Saturday, December 17, 2005
Friday, December 16, 2005
Who Lifted What From Whom
Thursday, December 15, 2005
"Close The Book Reviews, Ban The Critics"
"I would be wonderful with a 100-year moratorium on literature talk, if you shut down all literature departments, close the book reviews, ban the critics. The readers should be alone with the books, and if anyone dared to say anything about them, they would be shot or imprisoned right on the spot. Yes, shot. A 100-year moratorium on insufferable literary talk. You should let people fight with the books on their own and rediscover what they are and what they are not. Anything other than this talk. Fairytale talk. As soon as you generalise, you are in a completely different universe than that of literature, and there's no bridge between the two."
Says the author, who's just published a book of art criticism: "It's my attempt, in a way, to cope with today's world. Terrorism is one of our themes that has changed the texture of American life in a noticeable way. And of course it makes you fearful because you think 'well I'm not a terrorist but somebody could be'."
On changing expectations from the novel, he says: "Now people want to believe that this is just what happens, how it feels and how it looks. The fiction writer has less freedom to invent."
Wednesday, December 14, 2005
Lady Chatterley's Chronicler
Tuesday, December 13, 2005
Being An Idiot
I left college in 1968, and "Midnight's Children" was published twelve years later. In between, I was essentially floundering about. I worked in advertising two or three days a week in order to have the other four or five to stay home and write. Advertising was very tempting because they were constantly trying to bribe me to do it full-time. When you've had no success as a writer, the bribes start looking good. You start thinking, Who am I kidding? I think I want to be a novelist, but I'm not getting anywhere, and meanwhile here are these people offering me a comfortable living to do something that I actually can do. "Don't be an idiot!" a voice says. The thing that I think was very brave of my younger self was that he decided he would be an idiot. Just persevere. That feels brave to me: deciding that I'm going to damn well be this person that I've set my heart on being.- Salman Rushdie, in Esquire Magazine's 'What I've Learned' section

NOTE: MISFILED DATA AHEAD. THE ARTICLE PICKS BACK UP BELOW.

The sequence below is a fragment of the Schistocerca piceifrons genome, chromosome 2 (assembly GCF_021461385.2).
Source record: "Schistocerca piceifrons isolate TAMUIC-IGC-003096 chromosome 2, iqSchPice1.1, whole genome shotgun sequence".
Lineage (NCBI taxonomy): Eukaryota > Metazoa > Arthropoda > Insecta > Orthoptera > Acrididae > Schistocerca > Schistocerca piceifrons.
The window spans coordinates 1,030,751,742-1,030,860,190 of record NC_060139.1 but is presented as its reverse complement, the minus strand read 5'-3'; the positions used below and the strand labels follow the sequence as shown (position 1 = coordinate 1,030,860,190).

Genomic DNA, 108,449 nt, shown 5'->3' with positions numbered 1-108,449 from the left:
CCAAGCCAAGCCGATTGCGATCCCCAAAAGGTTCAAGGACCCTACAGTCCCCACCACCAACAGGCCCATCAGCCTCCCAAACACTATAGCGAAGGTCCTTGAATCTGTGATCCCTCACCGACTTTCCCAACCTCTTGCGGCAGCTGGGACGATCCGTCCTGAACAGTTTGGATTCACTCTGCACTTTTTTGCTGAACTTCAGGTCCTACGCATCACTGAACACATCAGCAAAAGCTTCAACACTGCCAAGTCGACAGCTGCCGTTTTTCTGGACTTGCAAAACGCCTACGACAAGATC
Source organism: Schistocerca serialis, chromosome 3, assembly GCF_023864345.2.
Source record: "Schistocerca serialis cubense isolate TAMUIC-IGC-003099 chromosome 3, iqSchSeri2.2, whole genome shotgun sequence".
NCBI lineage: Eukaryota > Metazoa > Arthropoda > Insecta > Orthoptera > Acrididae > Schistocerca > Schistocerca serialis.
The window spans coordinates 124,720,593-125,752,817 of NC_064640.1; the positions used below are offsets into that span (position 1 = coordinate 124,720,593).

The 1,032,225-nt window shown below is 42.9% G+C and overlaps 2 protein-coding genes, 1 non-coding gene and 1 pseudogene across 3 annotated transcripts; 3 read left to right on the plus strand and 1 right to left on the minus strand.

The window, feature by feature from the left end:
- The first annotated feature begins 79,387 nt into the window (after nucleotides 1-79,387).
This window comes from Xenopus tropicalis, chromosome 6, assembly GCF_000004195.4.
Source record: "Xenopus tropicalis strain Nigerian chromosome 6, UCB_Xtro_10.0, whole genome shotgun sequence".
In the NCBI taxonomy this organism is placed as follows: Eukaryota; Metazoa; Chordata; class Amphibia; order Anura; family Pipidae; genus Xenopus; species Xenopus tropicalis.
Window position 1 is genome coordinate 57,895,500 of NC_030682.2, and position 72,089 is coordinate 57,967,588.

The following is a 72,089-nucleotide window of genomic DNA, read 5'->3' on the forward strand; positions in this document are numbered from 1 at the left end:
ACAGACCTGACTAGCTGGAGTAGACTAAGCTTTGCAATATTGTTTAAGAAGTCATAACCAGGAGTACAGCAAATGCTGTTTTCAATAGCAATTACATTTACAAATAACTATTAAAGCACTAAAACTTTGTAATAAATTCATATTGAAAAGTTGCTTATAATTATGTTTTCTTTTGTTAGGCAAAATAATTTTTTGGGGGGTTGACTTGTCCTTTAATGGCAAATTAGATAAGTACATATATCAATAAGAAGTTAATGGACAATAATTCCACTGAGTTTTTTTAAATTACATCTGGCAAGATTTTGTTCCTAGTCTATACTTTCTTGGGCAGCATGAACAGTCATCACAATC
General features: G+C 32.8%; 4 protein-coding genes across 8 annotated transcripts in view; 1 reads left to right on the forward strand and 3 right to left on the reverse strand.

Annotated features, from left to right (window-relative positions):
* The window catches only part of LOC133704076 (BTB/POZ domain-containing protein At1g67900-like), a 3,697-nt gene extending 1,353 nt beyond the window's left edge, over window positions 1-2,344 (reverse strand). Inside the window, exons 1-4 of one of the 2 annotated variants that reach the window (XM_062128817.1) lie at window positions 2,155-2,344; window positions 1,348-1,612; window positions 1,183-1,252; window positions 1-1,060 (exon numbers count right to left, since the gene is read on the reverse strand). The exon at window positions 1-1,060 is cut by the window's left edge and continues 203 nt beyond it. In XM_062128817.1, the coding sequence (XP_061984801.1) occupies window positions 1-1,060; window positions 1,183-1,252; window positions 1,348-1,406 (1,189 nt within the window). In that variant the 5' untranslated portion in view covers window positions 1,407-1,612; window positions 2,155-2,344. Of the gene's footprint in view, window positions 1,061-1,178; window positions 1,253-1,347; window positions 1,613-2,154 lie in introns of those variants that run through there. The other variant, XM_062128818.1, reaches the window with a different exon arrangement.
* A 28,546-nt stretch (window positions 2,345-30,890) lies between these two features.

Packing, Moving, Rereading
During the shift, other unexpected pleasures also came to light, such as the recovery of books which one hadn't seen in ages: a varied lot, ranging from John Osborne's Look Back In Anger to Isabel Fonseca's Bury Me Standing. Which was quite a coincidence, considering one had recently received in the mail a book entitled Rereadings: 17 Writers Revisit Books They Love.
It's edited by Anne Fadiman, author of the charming Ex Libris, and comprises a selection of essays that earlier appeared in The American Scholar, flagship journal of the Phi Beta Kappa Society. It's a book one has been sampling between periods of waiting for carpenters, plumbers and electricians -- indeed, dipping into it is the best way of going through it.
There's Pico Iyer on D.H. Lawrence's The Virgin And The Gypsy; Vijay Seshadri on Whitman's Song of Myself; Allegra Goodman on Austen's Pride And Prejudice; and more. (Including, unusually and delightfully, David Michaelis on the lyrics of Sergeant Pepper.) Each one a personal reminiscence on how time and age affect the experience of reading a favourite text.
In short: a book that one would unhesitatingly recommend to those (like oneself) who're so caught up in keeping up with new releases that rereading seems like an ill-afforded luxury.
Now, if only the electrician would arrive to fix the reading light.